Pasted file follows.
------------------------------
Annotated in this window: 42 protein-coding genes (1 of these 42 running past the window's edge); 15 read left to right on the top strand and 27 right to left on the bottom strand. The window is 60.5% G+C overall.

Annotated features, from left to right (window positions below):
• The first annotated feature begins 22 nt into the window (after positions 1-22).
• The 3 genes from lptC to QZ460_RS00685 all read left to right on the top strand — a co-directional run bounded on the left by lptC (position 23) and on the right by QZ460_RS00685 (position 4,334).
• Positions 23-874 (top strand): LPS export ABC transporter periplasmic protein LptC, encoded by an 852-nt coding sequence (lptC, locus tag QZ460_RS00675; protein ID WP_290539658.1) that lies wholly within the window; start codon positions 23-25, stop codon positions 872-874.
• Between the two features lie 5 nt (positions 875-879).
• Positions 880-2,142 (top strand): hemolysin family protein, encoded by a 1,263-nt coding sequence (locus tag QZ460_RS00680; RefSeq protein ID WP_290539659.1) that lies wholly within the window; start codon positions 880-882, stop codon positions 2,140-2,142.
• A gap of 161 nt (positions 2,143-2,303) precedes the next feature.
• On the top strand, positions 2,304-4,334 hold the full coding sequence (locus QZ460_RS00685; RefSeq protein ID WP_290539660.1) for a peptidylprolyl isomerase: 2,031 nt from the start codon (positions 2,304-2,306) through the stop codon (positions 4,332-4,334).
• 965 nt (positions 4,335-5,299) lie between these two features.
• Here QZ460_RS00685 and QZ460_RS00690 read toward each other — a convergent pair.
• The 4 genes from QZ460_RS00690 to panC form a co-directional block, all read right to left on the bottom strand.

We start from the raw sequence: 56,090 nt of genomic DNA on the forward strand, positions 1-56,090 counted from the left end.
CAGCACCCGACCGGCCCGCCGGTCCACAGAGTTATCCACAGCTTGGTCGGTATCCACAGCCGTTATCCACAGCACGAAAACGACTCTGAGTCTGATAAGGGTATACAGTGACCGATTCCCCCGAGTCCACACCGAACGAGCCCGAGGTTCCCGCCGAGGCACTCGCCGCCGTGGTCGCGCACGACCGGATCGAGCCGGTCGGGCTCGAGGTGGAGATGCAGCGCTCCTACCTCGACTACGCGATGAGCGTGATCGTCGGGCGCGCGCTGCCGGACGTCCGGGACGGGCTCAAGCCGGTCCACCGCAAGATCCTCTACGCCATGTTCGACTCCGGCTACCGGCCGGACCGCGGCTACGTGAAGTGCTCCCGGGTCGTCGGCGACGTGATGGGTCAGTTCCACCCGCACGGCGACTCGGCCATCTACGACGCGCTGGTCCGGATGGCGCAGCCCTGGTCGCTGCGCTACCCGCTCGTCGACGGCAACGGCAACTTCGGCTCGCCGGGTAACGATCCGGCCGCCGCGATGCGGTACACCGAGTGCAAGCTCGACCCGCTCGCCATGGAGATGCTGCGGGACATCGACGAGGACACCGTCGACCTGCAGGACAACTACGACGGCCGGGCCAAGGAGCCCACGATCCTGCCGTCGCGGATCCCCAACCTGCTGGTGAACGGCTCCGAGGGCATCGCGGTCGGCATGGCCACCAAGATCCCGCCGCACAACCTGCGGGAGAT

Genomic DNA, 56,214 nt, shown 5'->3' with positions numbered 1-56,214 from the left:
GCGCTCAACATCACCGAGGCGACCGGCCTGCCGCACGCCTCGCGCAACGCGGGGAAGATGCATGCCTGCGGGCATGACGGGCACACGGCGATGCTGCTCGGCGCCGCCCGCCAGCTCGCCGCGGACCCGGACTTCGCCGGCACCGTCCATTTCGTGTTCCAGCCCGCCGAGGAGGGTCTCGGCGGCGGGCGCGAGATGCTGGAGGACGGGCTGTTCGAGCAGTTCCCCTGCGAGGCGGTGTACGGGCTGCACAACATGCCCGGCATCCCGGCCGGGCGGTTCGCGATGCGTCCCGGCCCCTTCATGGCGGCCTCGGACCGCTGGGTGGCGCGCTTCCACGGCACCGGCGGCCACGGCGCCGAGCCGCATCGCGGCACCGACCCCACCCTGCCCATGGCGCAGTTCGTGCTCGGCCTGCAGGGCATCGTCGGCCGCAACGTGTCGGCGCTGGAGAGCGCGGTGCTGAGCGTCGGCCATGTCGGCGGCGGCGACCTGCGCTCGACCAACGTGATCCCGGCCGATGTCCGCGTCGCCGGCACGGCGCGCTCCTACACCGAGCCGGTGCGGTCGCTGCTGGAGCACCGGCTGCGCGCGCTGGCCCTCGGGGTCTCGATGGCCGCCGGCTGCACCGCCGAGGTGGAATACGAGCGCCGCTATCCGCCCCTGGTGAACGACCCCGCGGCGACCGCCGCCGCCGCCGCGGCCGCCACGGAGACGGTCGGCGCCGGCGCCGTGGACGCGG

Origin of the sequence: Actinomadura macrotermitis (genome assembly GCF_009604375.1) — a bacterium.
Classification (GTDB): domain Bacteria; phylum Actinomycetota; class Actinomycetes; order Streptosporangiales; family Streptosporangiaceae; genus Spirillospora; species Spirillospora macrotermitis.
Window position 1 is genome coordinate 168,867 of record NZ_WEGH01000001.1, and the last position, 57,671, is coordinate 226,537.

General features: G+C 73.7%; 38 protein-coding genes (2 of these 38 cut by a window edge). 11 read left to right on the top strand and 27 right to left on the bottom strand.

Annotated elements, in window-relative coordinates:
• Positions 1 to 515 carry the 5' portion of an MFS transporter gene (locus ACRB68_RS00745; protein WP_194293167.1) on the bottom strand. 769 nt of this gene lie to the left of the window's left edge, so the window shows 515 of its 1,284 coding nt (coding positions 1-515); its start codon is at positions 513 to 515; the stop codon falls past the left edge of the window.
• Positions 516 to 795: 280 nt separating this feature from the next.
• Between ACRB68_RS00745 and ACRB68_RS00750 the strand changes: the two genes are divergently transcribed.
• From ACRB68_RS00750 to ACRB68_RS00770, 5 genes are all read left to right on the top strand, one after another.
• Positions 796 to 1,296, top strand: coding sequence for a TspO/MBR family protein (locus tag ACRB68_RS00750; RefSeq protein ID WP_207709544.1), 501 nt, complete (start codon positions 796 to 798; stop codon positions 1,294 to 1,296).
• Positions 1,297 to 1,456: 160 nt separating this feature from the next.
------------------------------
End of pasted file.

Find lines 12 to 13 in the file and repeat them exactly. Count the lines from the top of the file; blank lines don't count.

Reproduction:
• The 4 genes from QZ460_RS00690 to panC form a co-directional block, all read right to left on the bottom strand.

We start from the raw sequence: 56,090 nt of genomic DNA on the forward strand, positions 1-56,090 counted from the left end.